Cabernet Gernischt (蛇龙珠) is a varietal name most people outside of China won’t know, even though it is by far the most popular grape used by Changyu and many other wineries in Shandong. It’s always been described as this mysterious Cabernet varietal supposedly brought by monks from Europe in the 1800s. In the past few years, tests have concluded that it is actually Carmenère, a varietal once more common in France, but now seldomly grown. It has become extremely popular in Chile though.
After exploring the vineyards, I ventured inside one of the chateaus to their tasting room and was given two Cabernet Gernischt wines to try. The tasting room was located on the chateau’s top floor loft, and felt like a nice game room. A stage for live music, various gaming tables, pool tables, foosball, lots of lounge chairs, and more. This room was built for lots of people. There were only 2 other groups of people tasting wines, and both left not too long after I arrived. I now had this massive tasting room all to myself. The young lady behind the counter went back to practicing reciting a speech or something she was memorizing for a class.
The first glass of Cabernet Gernischt was a bit cloudy and lighter in color. It had a small bit of red fruit on the nose, but not much else. There was practically zero tannin and only the faintest of acid too. It seemed flat. I didn’t get to see the bottle for this one, but my guess is that it was probably a blend.
I was able to see which bottle the second glass came from. This wine was much clearer, darker in color, and had stronger red fruit with a slight bit of plums. More acid than the first wine, but again very little tannin in this one either. All in all, the second wine was still a solid wine. I decided to buy a bottle of it as well as two others I did not get to taste. My purchased Cabernet Gernischt were similar in price and the second bottle was a cheap Cabernet Sauvignon. I wanted to try their attempt at a standard Cabernet.
Chateau Changyu-Castel – Cabernet Sauvignon, Cabernet Gernischt, Cabernet Gernischt
Cost: Three wines approximately – $10, $25, $30 respectively
There are a couple of strange trends here in Shandong that I hadn’t seen elsewhere. Many of their bottles of wine come within their own ornate wooden gift box. Chinese culture is big into gifting, and wine still has a bit of the “made for the wealthy” reputation here as well. So these wines are more than likely expected to be used as gifts to impress one’s friends. I’m sure the overall value of the wine is far less than the price you pay since the cost of the box must be factored into what you paid as well.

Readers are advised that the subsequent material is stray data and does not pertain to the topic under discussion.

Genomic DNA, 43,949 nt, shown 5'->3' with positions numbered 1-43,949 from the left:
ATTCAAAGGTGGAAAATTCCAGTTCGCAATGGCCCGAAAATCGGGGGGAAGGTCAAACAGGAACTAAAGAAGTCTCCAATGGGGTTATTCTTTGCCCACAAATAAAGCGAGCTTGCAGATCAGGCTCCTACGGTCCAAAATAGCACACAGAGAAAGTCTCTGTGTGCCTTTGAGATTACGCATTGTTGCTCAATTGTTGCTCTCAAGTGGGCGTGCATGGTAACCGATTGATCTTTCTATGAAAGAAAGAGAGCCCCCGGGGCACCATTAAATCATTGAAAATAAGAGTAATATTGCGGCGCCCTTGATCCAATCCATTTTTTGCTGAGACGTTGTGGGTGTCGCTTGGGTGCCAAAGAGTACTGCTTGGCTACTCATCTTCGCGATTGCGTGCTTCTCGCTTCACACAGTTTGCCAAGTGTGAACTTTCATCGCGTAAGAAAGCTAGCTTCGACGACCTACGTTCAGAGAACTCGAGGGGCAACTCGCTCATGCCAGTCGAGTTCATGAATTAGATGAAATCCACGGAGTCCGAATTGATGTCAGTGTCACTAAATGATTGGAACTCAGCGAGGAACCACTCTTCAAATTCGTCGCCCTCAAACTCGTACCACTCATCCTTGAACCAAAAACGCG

The second interesting trend I saw was the shape of the wine bottles. Go to any wine store in the west, and you have some pretty standard bottle sizes based on the varietal you are buying. 99% of all Cabernet Sauvignons will use the same bottle height and shape. The color and glass may shift some, but overall they are all really close. These local Chinese wines like to use taller and/or wider than normal bottles. The taller bottle will not let the door shut on my standard wine fridge, and the wider bottle won’t fit into a bottle space.
They also like to make bottles look older and possibly handmade with an irregular antique shape. I get the sense that they don’t think these wines would sell on their own with needing a gimmick. To be fair, their lower end wines available in supermarkets all do fit the standard sizes. It must be something they feel is necessary for their slightly higher end wines.
Back at my hotel, I planned to open the $10 Cabernet Sauvignon for the evening. However, I discovered that my hotel restaurant’s buffet offered unlimited wine with dinner and was offering a different Cabernet Sauvignon from Changyu that I had yet to try. I’m normally not a big fan of hotel restaurants but this was an opportunity I couldn’t pass up. Once seated for dinner, they brought me a full bottle. It was mine for as long as I sat for dinner.
I wasn’t expecting this Cabernet to be as good as it was. Maybe it was the unlimited wine aspect, but it was on par with several medium bodied Cabernet Sauvignons I’ve had from other countries. It had the faintest bit of the typical green vegetable aroma, a little oak, and a bit of darker fruit and minerals. Not a very strong nose overall, just like most Chinese wines I’ve had. They do seem to favor Old World style. Which does make sense since I do believe most of the help they receive comes from France anyway. I sat for over 3 hours just so I could enjoy as much of this wine as I could. I had befriended the wait staff enough that they just let me take the rest of the bottle to my room!